#101 – The Dragon That Saved a United States Veteran

Photo by 順平 黃 on Unsplash

Imagine if you will.

Having to drink your own urine to fight dehydration.

So little food that you can count the number of grains of rice for dinner.

Imagine taking part in a daily dance, called the Death March, where you are tasked with holding a heavy object over your head and the moment you drop the object, your life ends.

This was the fate of three hundred brave American soldiers that were captured by the Chinese during the Korean War.

In October 1950, Chinese troops under the name of the Chinese People’s Volunteer Army (CPV) crossed the Yalu River to assist North Korean armies, and engaged in the Korean War in an offensive manner after the U.S. troops crossed the 38th parallel.

Of these soldiers, only one survived.

His name was Richard Dragon. His last name became his savior.

The Chinese soldiers tortured him, not believing this to be his last name. He wouldn’t budge. It was the truth and the last card he could play to save his life.

It was is ace of spades. The highest and most valuable card.

Eventually, he was free to go.

The Dragon has important symbolism to the Chinese. It is believed that the dragon has power and valiancy. It possesses excellence and determination, dignity, and divinity. A dragon is believed to have the powers to overcome obstacles to see success. The dragon is spirited, confident, enthusiastic, intelligent, and determined.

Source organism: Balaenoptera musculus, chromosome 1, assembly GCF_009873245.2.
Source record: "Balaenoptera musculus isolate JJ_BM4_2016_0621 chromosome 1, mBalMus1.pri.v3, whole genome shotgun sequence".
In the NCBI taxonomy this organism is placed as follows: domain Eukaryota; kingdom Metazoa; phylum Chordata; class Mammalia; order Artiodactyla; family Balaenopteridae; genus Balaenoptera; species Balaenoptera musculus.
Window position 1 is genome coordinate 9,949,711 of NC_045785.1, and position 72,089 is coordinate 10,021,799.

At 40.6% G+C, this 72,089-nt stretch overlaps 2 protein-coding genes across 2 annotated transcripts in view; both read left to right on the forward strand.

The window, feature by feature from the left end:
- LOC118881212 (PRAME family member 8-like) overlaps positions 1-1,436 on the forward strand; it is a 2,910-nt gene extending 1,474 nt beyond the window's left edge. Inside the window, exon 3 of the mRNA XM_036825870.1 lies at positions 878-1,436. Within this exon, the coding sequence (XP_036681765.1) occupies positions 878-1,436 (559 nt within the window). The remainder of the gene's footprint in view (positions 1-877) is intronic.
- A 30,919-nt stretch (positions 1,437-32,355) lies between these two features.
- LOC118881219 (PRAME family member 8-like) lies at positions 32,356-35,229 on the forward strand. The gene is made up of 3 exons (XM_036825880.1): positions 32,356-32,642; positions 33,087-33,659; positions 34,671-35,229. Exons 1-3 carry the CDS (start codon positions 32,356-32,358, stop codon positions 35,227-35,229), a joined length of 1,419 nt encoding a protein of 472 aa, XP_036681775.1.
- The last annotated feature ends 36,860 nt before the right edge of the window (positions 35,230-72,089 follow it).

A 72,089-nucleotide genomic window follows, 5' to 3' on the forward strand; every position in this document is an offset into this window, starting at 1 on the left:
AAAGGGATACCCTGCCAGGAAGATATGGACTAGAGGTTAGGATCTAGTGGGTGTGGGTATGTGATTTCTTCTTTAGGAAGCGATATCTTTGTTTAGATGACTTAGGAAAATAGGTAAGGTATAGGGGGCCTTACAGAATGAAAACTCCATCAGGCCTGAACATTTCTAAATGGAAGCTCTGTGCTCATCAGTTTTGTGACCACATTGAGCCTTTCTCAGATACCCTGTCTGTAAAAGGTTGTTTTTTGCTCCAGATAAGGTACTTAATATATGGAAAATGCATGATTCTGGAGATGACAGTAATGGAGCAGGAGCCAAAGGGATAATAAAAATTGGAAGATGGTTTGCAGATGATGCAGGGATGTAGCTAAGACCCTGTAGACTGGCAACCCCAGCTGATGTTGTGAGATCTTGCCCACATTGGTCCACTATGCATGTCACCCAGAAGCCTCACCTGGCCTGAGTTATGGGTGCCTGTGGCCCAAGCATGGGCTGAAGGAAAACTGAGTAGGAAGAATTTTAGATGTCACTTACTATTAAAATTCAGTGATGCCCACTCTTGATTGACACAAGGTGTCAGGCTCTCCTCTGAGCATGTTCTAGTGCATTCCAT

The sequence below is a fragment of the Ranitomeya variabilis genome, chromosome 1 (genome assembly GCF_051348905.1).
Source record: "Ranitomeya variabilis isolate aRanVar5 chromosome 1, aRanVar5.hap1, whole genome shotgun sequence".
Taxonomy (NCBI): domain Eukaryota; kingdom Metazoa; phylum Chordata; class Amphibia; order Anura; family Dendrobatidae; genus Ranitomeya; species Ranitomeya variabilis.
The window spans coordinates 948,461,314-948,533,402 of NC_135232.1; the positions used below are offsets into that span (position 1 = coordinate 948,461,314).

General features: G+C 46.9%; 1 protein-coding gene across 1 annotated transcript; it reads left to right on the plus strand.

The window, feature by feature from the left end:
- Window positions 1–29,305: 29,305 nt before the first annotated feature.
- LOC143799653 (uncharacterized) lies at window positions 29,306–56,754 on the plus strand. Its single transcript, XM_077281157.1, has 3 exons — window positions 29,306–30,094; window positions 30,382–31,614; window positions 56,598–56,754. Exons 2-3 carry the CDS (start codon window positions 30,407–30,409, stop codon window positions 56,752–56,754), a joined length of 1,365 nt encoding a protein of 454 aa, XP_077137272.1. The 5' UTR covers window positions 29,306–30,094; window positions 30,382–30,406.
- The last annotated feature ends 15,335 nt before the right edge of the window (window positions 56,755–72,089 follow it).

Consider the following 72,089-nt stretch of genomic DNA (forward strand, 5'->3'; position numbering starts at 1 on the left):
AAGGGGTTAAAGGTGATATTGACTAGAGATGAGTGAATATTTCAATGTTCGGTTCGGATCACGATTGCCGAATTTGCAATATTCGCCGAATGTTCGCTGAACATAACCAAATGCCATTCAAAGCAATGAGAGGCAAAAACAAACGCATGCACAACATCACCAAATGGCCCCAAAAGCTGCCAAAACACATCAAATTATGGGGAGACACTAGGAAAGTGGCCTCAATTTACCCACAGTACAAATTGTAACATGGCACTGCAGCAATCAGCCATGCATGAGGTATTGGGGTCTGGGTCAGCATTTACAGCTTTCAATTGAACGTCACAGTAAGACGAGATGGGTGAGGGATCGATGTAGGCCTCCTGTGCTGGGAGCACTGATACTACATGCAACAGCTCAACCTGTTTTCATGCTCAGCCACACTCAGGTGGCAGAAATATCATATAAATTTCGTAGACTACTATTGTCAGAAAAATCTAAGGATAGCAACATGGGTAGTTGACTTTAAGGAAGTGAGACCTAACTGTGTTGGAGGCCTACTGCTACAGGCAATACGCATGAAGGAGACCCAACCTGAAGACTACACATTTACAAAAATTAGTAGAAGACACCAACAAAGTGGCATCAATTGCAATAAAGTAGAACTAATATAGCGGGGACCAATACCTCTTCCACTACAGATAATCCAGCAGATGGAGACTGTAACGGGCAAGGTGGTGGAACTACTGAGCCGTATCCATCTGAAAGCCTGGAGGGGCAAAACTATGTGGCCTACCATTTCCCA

Richard Dragon endured years and years of PTSD. However, he found art in his later years. He would go on and paint beautiful ocean scenes. Although none of his work is public, his son, Patrick Dragon is one of the world’s most renowned ceramists. Some of his work is even in the White House.

Although Richard Dragon was the only survivor in his battalion, his brothers didn’t die in vain.


My mother said, it’s our cultural belief that when a warrior dies fighting for his people, his place is reserved in the afterlife. I hope it’s true.

War of any kind is two opposing forces and two opposing ideas having the total and unequivocal assurance that they are on the right side.

“You have your way. I have my way. As for the right way, the correct way, and the only way, it does not exist.” ―Friedrich Nietzsche

I hope humanity can come to an agreement that we are one. It’s a pipe dream, but one I’ll hold onto until I take my last breath.


We all have an ace of spades. It’s probably been played numerous times without your consent, as it did for Mr. Dragon.

However, the biggest hand has already been played for each of us.

You are here.

Being alive and having the experience of now is its own prize.

With love,
Anand

I write articles, stories, and poetry on well-being. Subscribe below to get on my free newsletter so my work can be delivered directly to your inbox. Thank you for visiting.

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2 Comments

  1. Wonderful story! How blessed we are to have met you! The lessons old ones can learn from the young!

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